Using the Cochrane Register of Studies to identify the evidence gaps in Cochrane systematic reviews

Tags: Oral
Showell M1, Jani D1, Farquhar C1, Jordan V1
1University of Auckland

Background: Cochrane aims to produce the 'gold standard of evidence'. The Cochrane Gynaecology and Fertility Group (CGF) produces systematic reviews (SRs), within this subject area, using trials from a database of over 17,500 randomised control trials (RCTs). We believe many of these RCTs are not currently adding to the evidence base, as there are gaps in the topics covered by the existing SRs.

Objectives: The main aim of this project is to identify gaps in evidence by identifying the RCTs, published in the area of gynaecology, that have not been used in Cochrane SRs.

Methods: We conducted an audit of all gynaecology trials in the CGF specialised register, published from 2010 to 2013. The search function in the Cochrane Register of Studies (CRS web) could identify quickly which trials had been ‘included’, ‘excluded’ or simply ‘not used’ in SRs across the Collaboration. We then classified the ‘not used trials’ into their population/condition and intervention. From this point we looked at the existing SRs in CGF to assess whether they in fact could be incorporated. The remaining ‘not used trials’ were grouped into potential review topics.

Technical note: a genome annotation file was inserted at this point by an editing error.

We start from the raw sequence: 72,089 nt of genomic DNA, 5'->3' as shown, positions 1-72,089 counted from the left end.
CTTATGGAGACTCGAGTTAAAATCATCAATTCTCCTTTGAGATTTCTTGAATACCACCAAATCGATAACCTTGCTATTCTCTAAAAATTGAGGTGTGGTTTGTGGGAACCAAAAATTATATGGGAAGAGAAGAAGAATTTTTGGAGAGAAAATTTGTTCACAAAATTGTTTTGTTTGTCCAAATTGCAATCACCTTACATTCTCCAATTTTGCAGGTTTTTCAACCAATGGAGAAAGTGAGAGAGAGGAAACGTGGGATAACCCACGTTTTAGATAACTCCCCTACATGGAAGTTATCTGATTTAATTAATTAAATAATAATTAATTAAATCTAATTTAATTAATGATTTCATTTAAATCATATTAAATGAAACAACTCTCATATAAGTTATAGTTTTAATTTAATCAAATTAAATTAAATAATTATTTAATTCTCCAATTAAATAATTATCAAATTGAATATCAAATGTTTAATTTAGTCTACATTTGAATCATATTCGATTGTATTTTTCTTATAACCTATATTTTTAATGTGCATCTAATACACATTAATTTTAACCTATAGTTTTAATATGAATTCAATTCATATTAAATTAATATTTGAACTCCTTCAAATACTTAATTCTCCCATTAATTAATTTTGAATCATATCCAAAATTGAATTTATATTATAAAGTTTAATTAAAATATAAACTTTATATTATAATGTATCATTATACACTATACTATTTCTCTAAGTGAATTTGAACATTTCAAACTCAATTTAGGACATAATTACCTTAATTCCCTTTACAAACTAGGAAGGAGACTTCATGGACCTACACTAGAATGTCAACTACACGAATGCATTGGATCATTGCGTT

Results: Our database search found 1514 trials published between 2010 and 2013. From these, we excluded 112 as they did not meet inclusion criteria; 289 were already used in Cochrane SRs and 1198 were unused. At this preliminary stage, we have classified 567 unused publications published from 2010 to 2011. Of these, 63 trials could fit into existing reviews, and 68 trials had no existing SR topic. Menopause was the most commonly unused population (42%), and, within this group, the most common unused interventions were medical therapies (40.5%).

Conclusions: We found more trials than expected that are not currently summarised within existing Cochrane SRs. The largest number of unused trials we found were for the topic of menopause and medical interventions. By identifying the populations and interventions that are not currently reviewed systematically by Cochrane, we can now develop priority topics and thus provide better healthcare evidence.

Patient or healthcare consumer involvement: Consumer involvement is vital to the prioritisation of important topics from the unused trials, and, in phase two of this project consumers will be consulted on the priority on the topics identified above.